Misconceptions of Left vs. Right (Part 7): Academic Agent’s Fourteen Points

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So far, this series of articles has covered the origins of the left/right dichotomy during the French Revolution, as well as the Authoritarian vs. Libertarian, Liberal vs. Conservative, Order vs. Chaos, Equality vs. Hierarchy, Nature vs. Nurture, Constrained vs. Unconstrained, Individualism vs. Collectivism, and Empathy For The Rich vs. Sympathy for The Poor dichotomies, as well as the Chesterton’s Fence analogy.

Last week, The Academic Agent introduced his Brand New Political Compass, which separates ideology into seven different axes: Economic, Social, Biological, Cultural, Moral, and Historical.

The economic axis concerns state intervention in the market, with the authoritarian Joseph Stalin at one end and the libertarian Murray Rothbard at the other.

The cultural axis divides the modernists and the traditionalists. The social axis is the Equality vs. Hierarchy dichotomy. The moral axis divides the libertines and the puritans.

The biological axis is essentially the Nature vs. Nurture dichotomy, with the “Blank Slate” theorists at one end and the eugenicists at the other.

The causal axis divides materialism and idealism. Lastly, the historical axis divides the progressive and cyclical views of history.

One could argue that Academic Agent’s system separates too many closely linked ideas, making seven different axes unnecessary. The left, on average, is for greater economic intervention, for equality instead of hierarchy, for libertinism over puritanism, for nurture over nature, for materialism over idealism, and for progressive over cyclical history.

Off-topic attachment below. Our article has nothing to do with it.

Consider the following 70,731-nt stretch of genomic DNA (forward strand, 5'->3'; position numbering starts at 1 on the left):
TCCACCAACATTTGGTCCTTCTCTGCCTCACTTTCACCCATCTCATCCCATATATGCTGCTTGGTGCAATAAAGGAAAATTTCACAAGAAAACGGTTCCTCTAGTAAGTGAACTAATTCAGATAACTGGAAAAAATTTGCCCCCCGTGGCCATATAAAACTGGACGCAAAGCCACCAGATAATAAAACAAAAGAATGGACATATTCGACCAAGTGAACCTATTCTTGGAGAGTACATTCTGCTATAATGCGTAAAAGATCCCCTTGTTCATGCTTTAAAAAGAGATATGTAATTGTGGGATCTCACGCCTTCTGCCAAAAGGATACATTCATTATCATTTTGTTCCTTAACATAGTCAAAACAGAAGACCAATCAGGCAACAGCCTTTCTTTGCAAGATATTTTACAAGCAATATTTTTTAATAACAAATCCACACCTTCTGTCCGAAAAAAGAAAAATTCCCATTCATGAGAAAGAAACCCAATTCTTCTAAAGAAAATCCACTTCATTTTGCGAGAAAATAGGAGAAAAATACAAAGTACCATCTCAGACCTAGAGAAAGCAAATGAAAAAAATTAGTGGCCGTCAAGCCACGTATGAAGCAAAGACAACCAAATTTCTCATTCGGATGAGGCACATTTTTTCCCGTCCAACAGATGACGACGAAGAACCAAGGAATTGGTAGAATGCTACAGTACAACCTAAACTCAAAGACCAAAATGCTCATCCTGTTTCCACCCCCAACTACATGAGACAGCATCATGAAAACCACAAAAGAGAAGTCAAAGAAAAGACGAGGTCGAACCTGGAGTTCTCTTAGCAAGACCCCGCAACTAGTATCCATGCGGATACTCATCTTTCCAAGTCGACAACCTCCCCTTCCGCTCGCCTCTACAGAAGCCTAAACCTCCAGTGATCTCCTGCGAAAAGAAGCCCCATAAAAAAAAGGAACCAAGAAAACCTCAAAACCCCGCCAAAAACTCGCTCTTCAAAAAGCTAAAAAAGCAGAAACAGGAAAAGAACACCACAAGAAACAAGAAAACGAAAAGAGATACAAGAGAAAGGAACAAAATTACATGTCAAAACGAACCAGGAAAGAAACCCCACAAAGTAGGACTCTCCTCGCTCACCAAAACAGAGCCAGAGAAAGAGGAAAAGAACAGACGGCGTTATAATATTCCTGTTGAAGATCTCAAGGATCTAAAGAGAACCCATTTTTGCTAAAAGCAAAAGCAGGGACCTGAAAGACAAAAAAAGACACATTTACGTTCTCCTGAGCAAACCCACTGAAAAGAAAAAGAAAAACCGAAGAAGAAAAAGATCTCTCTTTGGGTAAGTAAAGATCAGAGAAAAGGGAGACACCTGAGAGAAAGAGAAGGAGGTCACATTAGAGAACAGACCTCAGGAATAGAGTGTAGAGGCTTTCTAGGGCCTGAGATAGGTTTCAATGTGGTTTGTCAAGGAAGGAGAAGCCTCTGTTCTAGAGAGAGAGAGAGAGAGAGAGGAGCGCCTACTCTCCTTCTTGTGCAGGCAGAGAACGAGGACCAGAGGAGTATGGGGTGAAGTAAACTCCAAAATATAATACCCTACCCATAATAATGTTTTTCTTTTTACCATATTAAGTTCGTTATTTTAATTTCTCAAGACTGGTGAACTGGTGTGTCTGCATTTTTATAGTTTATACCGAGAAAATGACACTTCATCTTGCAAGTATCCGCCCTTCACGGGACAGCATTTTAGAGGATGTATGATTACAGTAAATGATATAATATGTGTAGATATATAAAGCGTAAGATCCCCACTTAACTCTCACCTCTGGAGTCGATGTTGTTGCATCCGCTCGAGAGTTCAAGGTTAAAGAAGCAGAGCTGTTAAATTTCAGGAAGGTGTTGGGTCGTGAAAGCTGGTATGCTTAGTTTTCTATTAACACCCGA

If each of these axes already fit within the left vs. right dichotomy, then why separate them?

Well, if we view ideology through the Academic Agent’s Fourteen Point Political Compass in lieu of the standard left vs. right view, this web of worldviews becomes a lot simpler. Even though it’s seven times more complex, it accounts for all the numerous exceptions to a singular dichotomy (and it would finally end the unproductive debate on whether fascism is left or right wing).

This compass does provide the benefit of giving libertarianism a well-defined home. Many libertarians describe themselves as “neither left nor right.” The four-quadrant political compass puts libertarianism as most people know it into the bottom right purple quadrant.

Although libertarians are defined by their dedication to the nonaggression principle and support for free-market capitalism, they are quite politically diverse in many other areas. With the political compass arranged into seven different axes, libertarianism can be placed definitively on one side of the economic axis.

On the other axes, libertarians will find greater differences. They will be more divided on the cultural, social, moral, and biological axes. And that’s fine, because this political compass accounts for that.

Are there any downsides to this compass? Possibly. It may do better to add or remove an axis. It might benefit from the addition of a Nationalism vs. Globalism axis, or an Individualism vs. Collectivism axis.

Or, it may be better to combine the social and biological axes, since egalitarians tend to hold a more unconstrained view of human nature. Then again, one of the positives to this compass is its ability to distinguish between similar yet different ideological positions.

Thus far this article series has been unable to find a template that describes left vs. right with significant accuracy. Many have come close, but tell only part of the story. Thomas Sowell’s Constrained vs. Unconstrained view came the closest, but only by leaving Marxism and Utilitarianism as exceptions. Perhaps Academic Agent’s method is the only solution: separate one axis into several different unattached axes.

Even if you find his political compass needlessly complex or missing a few axes, at the very least we can say his Fourteen Points are better than those of Woodrow Wilson.

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Nathan A. Kreider is the host of The Conversation, a podcast about ideas and how to spread them. He also publishes a blog and video content, including short book reviews, which can be found on his website nkreider.com. He can be contacted by email via [email protected]

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